How to Identify Learning Gaps Based on Mastery of Learning Standards

Contributed By

Lauren Davis

EdTech Editor, Former Department Chair and Instructional Coach

How to Identify Learning Gaps Based on Mastery of Learning Standards

Posted in Pro Tips | July 02, 2020

Learning gaps are far from a novel concept. For generations, when students have fallen behind, it’s been common to refer to learning gaps as the reason. While we definitely understand that there are infinite possible reasons students struggle to progress, the concern around learning gaps in our current pandemic-induced academic shift is valid and must be addressed. 

By definition, learning gaps are the difference between what a student is expected to have learned by a certain grade level versus what they have actually learned up to that point. These gaps are often compounding. This means that if they are not addressed, students are likely to fall further and further behind because of the skills and knowledge they’ve missed. Obviously, this poses a major challenge for both educators and students alike.  

In order to combat learning gaps brought about by COVID-19, the first step is learning how to identify them.  

It’s all about the data.  

Yes, I know. By now, I sound like a broken record. “Data, data, data.” But, it really is that crucial, especially now when so many elements of the way we’ve always done things are out of our control. Unlike previous years, we cannot simply progress through the curriculum as is, assuming that because students have “made it this far” they have a complete understanding of what’s going on up until this point in their learning.  

The following tips will help you identify student learning gaps so that you can plan around your students’ needs. 

Before addressing learning gaps, you must ask the right questions. 

Asking the right questions helps you analyze and organize information. When determining learning gaps, ask yourself, your team, and students’ previous teachers the following questions throughout the process: 

  1. Which students need additional assistance? 
  2. What standards were not covered last year (especially after switching to distance learning)? 
  3. What knowledge and skills can students build on to succeed moving forward? 
  4. What additional professional development is needed for students and teachers to be successful? 

You won’t necessarily be able to get answers to all four questions up front. Further research and analysis is required to truly get a complete understanding of where students are and what they need to be successful.  

Tap into assessment data. 

Unfortunately, we will not have the benefit of simply pulling up last year's state assessment scores at the beginning of the school year to determine students’ proficiency on certain standards. Instead, we’ll have to dig a little deeper and leverage other student data to make informed decisions about whether or not students have both subtle or glaring learning gaps. By analyzing data from previous years’ assessments and performance tasks, educators will have greater insight into how to refine lessons, structure interventions, and allocate school and district resources for the benefit of all students.  

It’s imperative that educators analyze the mastery of standards on classroom assessments and district benchmarks from previous years, as well as state assessment scores (pre-2020). In your analysis, take note of standards that were missed by numerous students and those that everyone seemed to have a good grasp of. This way, you can put students with common learning gaps in small groups to reteach the standards, while other small groups can extend their learning in these areas.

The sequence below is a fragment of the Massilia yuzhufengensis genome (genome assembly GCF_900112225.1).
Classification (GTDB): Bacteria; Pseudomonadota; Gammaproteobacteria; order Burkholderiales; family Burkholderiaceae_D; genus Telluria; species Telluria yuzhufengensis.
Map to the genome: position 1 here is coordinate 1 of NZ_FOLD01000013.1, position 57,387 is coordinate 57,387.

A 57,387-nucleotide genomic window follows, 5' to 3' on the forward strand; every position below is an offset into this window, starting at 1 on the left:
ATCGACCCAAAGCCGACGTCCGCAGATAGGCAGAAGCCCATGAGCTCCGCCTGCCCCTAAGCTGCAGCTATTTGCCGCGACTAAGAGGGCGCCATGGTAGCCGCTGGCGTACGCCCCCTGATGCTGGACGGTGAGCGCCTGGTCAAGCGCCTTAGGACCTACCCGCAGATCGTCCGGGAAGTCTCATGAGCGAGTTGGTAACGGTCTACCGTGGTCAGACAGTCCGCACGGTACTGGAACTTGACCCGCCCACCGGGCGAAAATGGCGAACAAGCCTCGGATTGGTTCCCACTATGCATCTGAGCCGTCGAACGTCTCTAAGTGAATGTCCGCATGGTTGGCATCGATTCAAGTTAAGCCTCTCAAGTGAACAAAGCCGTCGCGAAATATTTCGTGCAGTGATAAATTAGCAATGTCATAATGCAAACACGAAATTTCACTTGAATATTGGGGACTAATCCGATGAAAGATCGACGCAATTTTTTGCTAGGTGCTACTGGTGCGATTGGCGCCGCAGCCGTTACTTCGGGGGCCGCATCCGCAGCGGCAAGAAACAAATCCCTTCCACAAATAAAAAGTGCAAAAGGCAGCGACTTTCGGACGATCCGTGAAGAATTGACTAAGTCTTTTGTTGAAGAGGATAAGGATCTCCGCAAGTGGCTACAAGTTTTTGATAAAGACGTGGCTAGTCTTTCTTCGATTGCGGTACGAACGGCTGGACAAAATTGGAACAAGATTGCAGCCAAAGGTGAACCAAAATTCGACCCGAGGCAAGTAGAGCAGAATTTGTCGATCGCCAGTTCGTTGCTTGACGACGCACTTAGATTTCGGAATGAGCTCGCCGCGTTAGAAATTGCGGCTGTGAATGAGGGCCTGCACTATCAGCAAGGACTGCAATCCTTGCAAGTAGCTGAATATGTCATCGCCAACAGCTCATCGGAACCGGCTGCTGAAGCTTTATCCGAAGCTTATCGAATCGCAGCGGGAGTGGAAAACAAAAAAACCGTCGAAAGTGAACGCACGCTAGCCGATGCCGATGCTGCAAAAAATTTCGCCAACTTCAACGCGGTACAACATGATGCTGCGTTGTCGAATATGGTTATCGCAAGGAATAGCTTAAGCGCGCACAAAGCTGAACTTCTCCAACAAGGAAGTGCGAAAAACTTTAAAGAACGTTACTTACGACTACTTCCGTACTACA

Diagnostic assessments are critical to bridging the learning gap.  

With gaps identified by standard, educators then must start the year with a comprehensive diagnostic assessment. After all, we cannot afford to discount the summer slide, which may have impacted many students since the last data we have on them. By using the tools you already possess, like your learning management system (LMS) and an all-in-one assessment solution, like Performance Matters, you’ll have more insight to identify the factors that should be considered for those quick decisions that need to be made as soon as students return to school in the fall.  

  • At a minimum students should be assessed on fundamental standards, transferable standards, and enduring standards.  
  • Fundamental Standards are those that provide a foundation upon which subsequent knowledge will be built. They’re essential because they serve to scaffold later content knowledge. 
  • Transferable Standards have value across content areas. They are often in the form of skills, and students are able to apply what they’ve learned in different classes and subjects. 
  • Enduring Standards are those that have value beyond a certain grade level or content topic. These are the standards that will reappear in the context of extension or deeper understanding in later grades. 

The analysis of this data, once the assessment is complete, should happen immediately. Group the data by standards, so that it’s easier to find trends for individual students and the class as a whole. Then, when refining lessons, start with the most foundational skills and concepts, so that students have knowledge to build upon and will not get further behind by still trying to operate with missing information.  

Understanding the data through thorough analysis is the first step to identifying the best strategies for closing students’ learning gaps. Undoubtedly, findings will help guide the kinds of direct teaching and assessments required to help students who may be struggling due to the extreme circumstances that we’ve been faced with over the past several months. 

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